Greg Notess presented this popular session. We are pretty much down to Google and Bing. Yahoo is being powered by Bing. Ask is contracting its database out to some yet unnamed company, and has been focusing on its Q&A technologies. Cuil is gone. Smaller search engines like Blekko, Exalead, and Gigablast are out there but nothing is at the level, size, and scope of Google and Bing.
Death of search? We’ve seen the behavior of searchers change over the years. Content farming is having a detrimental effect on the accuracy and clarity of search engine results. There is a huge economic side to this (advertising). eHow and Wikipedia don’t have bad information necessarily, but you need to be cautious. So who qualifies as content farmers? Allexperts, ChaCha, Answerbag, Mahalo, eHow, Encyclopedia.com, 123people, FixYa, Seed, ShopWiki, and more. Associated Content was purchased for $100 million by Yahoo. AOL starts up Seed and then buys the Huffington Post for $300 million. Demand Media had an IPO that had an over $1 billion valuation.
What are the content farmers writing about? When we start to recognize content farm materials, know that they were very quickly created by the writers…which definitely effects quality. There is also a lot of screen-scraping happening –near duplicate content of original content on aggregator websites.
Google has had some major changes recently. They launched Panda Update, which was an attempt to target the content farm sites. This has changed more than 11% of the results through Google. How well did it work? Many domains lost ranking: ezinearticles.com, associated content, and others. But eHow, one of the most egregious examples of a content farm, actually gained a little bit of traction in results. Hmmm…
Google blocking is useful: choosing to block all results from a particular domain in your search results. But do you really benefit from this? Sites change their content completely, which could happen on some of these content farm sites. 3 or 4 years from now will you remember which sites you blocked?
The little stars that let you “favorite/bookmark” a site in search results are now gone in Google.
The big change in this last year with Google is the sidebar. There is a list of only a few select databases (everything, images, video, etc.) but you need to click on More to see a full list, something easily missed. One of the new databases is “Recipes” but be aware that these only show sites that have used special Google mark-up language to be included.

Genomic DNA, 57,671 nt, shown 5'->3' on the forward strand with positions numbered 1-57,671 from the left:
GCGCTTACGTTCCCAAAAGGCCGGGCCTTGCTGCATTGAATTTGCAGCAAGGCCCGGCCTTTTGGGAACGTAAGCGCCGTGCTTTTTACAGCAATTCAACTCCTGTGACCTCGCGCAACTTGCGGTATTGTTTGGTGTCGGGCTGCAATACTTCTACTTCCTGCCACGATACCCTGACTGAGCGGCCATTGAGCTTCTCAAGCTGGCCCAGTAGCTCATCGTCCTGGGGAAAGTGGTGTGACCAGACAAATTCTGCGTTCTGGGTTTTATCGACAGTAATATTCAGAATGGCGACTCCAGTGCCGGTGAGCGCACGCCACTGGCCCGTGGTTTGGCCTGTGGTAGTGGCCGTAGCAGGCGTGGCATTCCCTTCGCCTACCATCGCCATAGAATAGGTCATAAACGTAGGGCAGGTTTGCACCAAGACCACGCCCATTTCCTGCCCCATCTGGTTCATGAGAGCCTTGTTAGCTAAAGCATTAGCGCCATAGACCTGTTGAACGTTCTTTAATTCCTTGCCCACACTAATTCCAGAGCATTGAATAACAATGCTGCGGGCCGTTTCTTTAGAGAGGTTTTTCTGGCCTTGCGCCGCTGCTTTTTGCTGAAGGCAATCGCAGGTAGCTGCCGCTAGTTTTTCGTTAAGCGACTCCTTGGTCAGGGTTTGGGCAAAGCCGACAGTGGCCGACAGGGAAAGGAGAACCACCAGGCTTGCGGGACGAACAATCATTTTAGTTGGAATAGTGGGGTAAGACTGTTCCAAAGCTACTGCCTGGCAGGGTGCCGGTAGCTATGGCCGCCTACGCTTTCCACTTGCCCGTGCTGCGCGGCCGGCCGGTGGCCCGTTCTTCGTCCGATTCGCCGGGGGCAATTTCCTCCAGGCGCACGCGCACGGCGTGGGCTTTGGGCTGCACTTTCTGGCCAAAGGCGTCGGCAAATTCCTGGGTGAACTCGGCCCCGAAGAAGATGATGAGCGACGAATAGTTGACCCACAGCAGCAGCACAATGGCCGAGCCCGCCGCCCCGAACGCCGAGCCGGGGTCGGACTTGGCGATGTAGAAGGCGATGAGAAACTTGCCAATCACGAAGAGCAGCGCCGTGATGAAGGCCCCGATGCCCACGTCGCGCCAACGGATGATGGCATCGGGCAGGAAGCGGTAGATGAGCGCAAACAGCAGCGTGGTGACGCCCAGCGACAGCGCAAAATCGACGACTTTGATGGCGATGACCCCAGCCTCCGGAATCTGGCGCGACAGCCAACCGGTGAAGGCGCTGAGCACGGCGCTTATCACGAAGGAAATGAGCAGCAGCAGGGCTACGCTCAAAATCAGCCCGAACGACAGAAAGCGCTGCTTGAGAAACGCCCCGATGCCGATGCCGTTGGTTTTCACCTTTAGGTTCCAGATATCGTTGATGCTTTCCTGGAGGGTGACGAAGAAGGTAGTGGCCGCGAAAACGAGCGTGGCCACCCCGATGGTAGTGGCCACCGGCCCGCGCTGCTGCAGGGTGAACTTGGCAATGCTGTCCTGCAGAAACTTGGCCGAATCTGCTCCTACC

Google has been working hard to have better date information about their search results (when information first posted). It’s an easy way to limit results to only recent resources.
There are some other options in the sidebar, like “Social” which requires you to be logged in and to have a Google profile set up.
Greg also showed the many additional options in the Advanced Search page.
Google calls the “sponsored results” “Ads” now. Yay! Clear language.
Greg talked about Google Instant as well…a technology that saves Google processor time and money, but not really a benefit for the user, says Greg. With Google Instant on you only get 5 recommended search terms as you type in the search box, whereas without Instant you get 10. Chrome now has in the Omni box (the URL bar) the ability to do instant search too.
Google Preview gives you the little magnifying glass next to the search result. This is really a copy of something Bing was doing. You can’t turn them on or off. Most people dislike them in our session room.
Google Encrypted Search – if you are at a firewalled location, you can encrypt your searches so that your internet service provider can’t see what you’re searching. Only Google can (muah ha ha ha ha).
What features did we lose from Google? Search wiki, the little bookmark stars. The top toolbar changed a bit.
Social searching that shows up in Google is a lot of different sites, but not Facebook.
With Bing, if you have Facebook Connect, you can see that information in your results. Blekko shows pages and sites that have been liked by friends on Facebook.
If you have a large Facebook network, this is useful. If not, then not so much.
Bing still has the cached page link (though it moved). It also allows you to share search results through Twitter, Facebook, etc. They have scholarly searching as well that pulls in Microsoft Academic Search data. The image search pulls in particularly different search results than Google Image Search does.
Greg recommends looking at your search engine preferences, including the ability to see what types of ads are being served up to you and why. You can opt out of this so that you’re not profiled for ads.
Blekko is interesting – Greg suggests trying out /liberal and /conservative. He also recommends looking at Qwiki.